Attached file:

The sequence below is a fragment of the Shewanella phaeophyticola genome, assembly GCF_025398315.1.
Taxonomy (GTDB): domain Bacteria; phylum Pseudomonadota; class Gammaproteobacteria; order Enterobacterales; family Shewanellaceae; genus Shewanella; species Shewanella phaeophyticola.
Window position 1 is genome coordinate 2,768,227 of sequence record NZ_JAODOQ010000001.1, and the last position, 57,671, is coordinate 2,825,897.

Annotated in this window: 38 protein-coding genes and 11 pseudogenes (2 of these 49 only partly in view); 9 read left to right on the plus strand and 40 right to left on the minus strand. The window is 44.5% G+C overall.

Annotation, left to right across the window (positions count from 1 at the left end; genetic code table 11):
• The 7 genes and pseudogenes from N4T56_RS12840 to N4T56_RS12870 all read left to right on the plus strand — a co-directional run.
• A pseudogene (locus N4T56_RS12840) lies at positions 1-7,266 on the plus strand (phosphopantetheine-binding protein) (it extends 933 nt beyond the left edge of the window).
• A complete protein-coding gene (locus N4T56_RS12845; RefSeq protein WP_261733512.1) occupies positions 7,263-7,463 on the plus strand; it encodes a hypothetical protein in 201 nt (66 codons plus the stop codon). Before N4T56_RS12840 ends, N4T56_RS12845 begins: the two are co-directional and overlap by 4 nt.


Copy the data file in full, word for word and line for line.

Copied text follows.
The sequence below is a fragment of the Shewanella phaeophyticola genome, assembly GCF_025398315.1.
Taxonomy (GTDB): domain Bacteria; phylum Pseudomonadota; class Gammaproteobacteria; order Enterobacterales; family Shewanellaceae; genus Shewanella; species Shewanella phaeophyticola.
Window position 1 is genome coordinate 2,768,227 of sequence record NZ_JAODOQ010000001.1, and the last position, 57,671, is coordinate 2,825,897.

Annotated in this window: 38 protein-coding genes and 11 pseudogenes (2 of these 49 only partly in view); 9 read left to right on the plus strand and 40 right to left on the minus strand. The window is 44.5% G+C overall.

Annotation, left to right across the window (positions count from 1 at the left end; genetic code table 11):
• The 7 genes and pseudogenes from N4T56_RS12840 to N4T56_RS12870 all read left to right on the plus strand — a co-directional run.
• A pseudogene (locus N4T56_RS12840) lies at positions 1-7,266 on the plus strand (phosphopantetheine-binding protein) (it extends 933 nt beyond the left edge of the window).
• A complete protein-coding gene (locus N4T56_RS12845; RefSeq protein WP_261733512.1) occupies positions 7,263-7,463 on the plus strand; it encodes a hypothetical protein in 201 nt (66 codons plus the stop codon). Before N4T56_RS12840 ends, N4T56_RS12845 begins: the two are co-directional and overlap by 4 nt.